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Griffen Rohr-Clark
Mrs. Sauer
American Literature
10 March 2016
An Ounce of Sweat Will Save a Gallon of Blood
During the United States efforts to take down Nazi Germany, one of the most important
campaigns was the liberation of France. It all began when the Allied troops invaded the beaches
of Normandy on June 6, 1944. In what became the largest amphibious assault the world has ever
seen, D-Day showed the Americans drive to eradicate Europe of Hitlers reign. Although the
United States experienced major losses on the beaches during the initial day, they were able to
push through and create the third offensive needed to completely surround Germany. Being a
soldier during that time must have been tough. Soldiers had to have been extremely scared
knowing they could potentially lose their lives that day. In order to keep up the morale, General
George Patton, commander of the Third Army, gave one of the most infamous speeches of the
war prior to the invasion landings. Pattons Speech to the Third Army emphasises the
competitive drive of an army fighting in a large scale battle as well as my hockey team as it
transitioned from one of the best seasons Okemos has ever had.
Although directed towards soldiers, the underlying message in Pattons speech
about the strength of unity in a competitive state can also be applied to my most recent
hockey season. During the beginning of this hockey season, we had a rough time coming
together as a team. We had just had one of the greatest seasons Okemos had ever had, and it
seemed like the upperclassman would rather have had the old team back than to accept the new
team. We experienced some losses that really should not have happened, yet nobody took

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responsibility. It finally took our goalie coach to point out how we played as one player with the
puck instead of playing as a unit. He gave us a speech similar to a portion of Pattons, preaching
how unity and trust could get us farther. When Patton states, An army is a team. It lives, eats,
sleeps, and fights as a team Every single man in the army plays a vital role. So don't ever let
up. Don't ever think that your job is unimportant, it is similar to how our coach wanted us to
work together ("Speech to the 3rd Army"). He did not want the underclassman to get discouraged
and give up while allowing the upperclassmen to dwell on the past. Eventually, we ended the
season strong, winning our league for the second straight year. I believe unity and teamwork
pulled us through to the end, because without it, who knows where we would have ended up.
Pattons motivational speech was his attempt to build up the morale of his troops
and preserve their competitive drive so they could continue what they were stationed there
to do. War and violence in themselves are some of the most unfortunate aspects of nature.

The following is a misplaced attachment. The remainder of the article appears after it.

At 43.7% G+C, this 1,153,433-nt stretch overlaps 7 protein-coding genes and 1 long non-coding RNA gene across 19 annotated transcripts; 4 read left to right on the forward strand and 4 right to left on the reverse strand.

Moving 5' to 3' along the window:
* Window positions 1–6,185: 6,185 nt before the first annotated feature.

Whether fighting for political, religious or moral reasons, the bloodshed caused affects nearly
everyone involved. Also, whether you want to be there or not, war requires teamwork and hard
work from all parties, and Patton understood that. He states, Sure, we all want to go home. We
want to get this war over with. But you can't win a war lying down The shortest way home is
through Berlin and Tokyo ("Speech to the 3rd Army"). Patton understood that he needed to keep
the competitive drive going strong through the tougher and more trying times. No matter how
much the soldiers wished to get home, they still had a duty that needed to be upheld. The only
way the war would end quickly is if they were to reach the home of the Third Reich and the
Imperialist Japan and take it down. Only then could the soldiers finally come home to their loved
ones.

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The Speech to the 3rd Army expresses how the United States competitive drive will
almost always propel them to victory in warfare. During the early 1940s, the United States
had just gotten out of a deep depression and desperately needed something to help put itself back
on its feet. Unfortunately, war always stimulates an economy, and it just so happened that the
largest war got the United States out of the worst economic crisis. But not only did the war grow
industry, it also brought back national pride. One of the best lines from Pattons speech to really
amplify that aspect is when he states, Americans love a winner and will not tolerate a loser.
Americans play to win all the time. That's why Americans have never lost and will never lose a
war ("Speech to the 3rd Army"). With patriotism comes confidence in ones countrys ability to
succeed, and that really shows the competitive nature of war. No one side goes in thinking they
will lose, and with that comes aggression. Luckily the United States had the industrial, as well as
leadership capabilities to help them persevere. Despite the lives lost, the Americans knew how to
get the job done.
The Speech to the 3rd Army told by General George Patton asserts the competitive
mindset needed from soldiers during a substantial assault as well as my hockey team
transitioning from one of the greatest seasons in its history. Prior to the landings in
Normandy, Patton gave his famous speech to his troops to try and increase morale. He pleaded
for unity as well as everyone to persevere. Without that, there would have been no way they
would have succeeded on D-Day. But there is always that one question; would the United States
have won the war had they decided not to landed on those beaches?